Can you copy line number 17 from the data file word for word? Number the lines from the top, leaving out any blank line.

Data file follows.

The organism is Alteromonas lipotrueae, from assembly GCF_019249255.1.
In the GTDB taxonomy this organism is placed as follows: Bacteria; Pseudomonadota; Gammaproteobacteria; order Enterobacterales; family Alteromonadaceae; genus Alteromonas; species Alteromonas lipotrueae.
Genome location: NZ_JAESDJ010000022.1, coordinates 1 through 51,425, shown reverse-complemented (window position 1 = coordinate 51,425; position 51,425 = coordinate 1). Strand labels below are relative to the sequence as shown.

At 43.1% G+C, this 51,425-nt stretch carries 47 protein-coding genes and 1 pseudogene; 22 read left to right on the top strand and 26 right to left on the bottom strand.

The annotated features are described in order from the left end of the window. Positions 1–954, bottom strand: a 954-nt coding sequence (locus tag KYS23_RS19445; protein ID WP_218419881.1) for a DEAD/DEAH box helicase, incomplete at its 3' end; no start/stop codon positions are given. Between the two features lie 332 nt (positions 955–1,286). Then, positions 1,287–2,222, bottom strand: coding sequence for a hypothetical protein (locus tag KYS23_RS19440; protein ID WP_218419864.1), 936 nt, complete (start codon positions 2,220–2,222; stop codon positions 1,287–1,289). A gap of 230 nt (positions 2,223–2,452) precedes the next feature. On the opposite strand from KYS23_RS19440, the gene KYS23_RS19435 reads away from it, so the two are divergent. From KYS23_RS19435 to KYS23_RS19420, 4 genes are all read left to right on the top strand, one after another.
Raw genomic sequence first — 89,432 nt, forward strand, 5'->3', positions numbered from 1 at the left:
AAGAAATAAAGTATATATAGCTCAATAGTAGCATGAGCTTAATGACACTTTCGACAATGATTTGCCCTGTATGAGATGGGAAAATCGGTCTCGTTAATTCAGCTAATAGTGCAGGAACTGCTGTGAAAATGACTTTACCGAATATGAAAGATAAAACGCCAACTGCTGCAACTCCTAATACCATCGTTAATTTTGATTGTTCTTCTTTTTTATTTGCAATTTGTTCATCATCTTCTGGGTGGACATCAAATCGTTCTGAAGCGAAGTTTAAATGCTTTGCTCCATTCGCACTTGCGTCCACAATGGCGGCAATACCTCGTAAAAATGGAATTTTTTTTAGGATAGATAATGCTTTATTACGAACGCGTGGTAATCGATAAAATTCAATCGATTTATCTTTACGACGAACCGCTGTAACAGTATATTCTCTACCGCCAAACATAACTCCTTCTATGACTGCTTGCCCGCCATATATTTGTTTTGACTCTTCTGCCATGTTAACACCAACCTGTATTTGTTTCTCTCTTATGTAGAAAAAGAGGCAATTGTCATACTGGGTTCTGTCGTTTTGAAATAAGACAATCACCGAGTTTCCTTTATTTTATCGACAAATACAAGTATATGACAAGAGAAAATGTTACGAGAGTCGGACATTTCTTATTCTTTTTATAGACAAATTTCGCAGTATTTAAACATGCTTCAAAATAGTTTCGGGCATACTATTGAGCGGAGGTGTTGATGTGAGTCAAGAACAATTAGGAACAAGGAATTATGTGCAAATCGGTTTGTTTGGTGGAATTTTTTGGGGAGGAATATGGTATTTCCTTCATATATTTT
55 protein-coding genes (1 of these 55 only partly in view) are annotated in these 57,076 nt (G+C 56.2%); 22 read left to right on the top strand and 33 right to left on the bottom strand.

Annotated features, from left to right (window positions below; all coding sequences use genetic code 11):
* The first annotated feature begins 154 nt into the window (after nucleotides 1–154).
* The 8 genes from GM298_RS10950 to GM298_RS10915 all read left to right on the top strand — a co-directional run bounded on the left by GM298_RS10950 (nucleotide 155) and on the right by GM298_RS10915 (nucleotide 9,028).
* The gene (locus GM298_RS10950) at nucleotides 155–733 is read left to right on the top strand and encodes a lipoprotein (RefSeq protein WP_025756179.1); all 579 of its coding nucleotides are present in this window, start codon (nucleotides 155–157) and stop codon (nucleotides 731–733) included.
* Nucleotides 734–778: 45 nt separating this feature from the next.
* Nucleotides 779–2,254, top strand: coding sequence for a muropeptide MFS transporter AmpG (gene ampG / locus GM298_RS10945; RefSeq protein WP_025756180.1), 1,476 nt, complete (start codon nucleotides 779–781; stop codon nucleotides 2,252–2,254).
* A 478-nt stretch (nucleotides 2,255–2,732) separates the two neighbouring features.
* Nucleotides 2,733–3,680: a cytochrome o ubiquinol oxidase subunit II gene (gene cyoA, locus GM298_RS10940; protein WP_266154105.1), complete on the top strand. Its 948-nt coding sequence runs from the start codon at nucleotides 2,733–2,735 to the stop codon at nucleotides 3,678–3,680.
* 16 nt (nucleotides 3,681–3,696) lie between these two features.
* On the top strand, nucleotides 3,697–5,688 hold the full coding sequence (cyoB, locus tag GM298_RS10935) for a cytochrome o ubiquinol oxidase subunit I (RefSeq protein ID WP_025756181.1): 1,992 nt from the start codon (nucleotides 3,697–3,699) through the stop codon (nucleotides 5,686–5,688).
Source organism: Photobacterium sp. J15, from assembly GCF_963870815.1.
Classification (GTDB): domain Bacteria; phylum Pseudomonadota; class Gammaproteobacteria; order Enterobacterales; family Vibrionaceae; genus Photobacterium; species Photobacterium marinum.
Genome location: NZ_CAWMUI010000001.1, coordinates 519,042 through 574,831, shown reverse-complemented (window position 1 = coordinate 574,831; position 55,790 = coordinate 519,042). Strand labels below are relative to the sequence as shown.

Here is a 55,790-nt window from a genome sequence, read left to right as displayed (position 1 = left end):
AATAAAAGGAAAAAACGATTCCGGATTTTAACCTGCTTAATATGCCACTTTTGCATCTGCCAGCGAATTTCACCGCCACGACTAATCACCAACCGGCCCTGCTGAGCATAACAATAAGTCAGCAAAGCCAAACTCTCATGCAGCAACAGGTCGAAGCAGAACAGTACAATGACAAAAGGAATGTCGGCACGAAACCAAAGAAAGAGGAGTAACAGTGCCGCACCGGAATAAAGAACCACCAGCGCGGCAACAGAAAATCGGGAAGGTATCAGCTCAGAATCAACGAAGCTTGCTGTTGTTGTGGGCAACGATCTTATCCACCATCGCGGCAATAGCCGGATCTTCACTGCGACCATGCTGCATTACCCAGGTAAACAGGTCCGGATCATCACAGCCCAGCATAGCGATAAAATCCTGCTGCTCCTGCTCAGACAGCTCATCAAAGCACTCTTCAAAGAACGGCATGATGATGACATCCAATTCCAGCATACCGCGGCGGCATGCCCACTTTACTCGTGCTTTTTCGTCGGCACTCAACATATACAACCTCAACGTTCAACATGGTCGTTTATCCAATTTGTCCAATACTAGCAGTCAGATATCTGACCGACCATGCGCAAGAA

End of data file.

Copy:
* 16 nt (nucleotides 3,681–3,696) lie between these two features.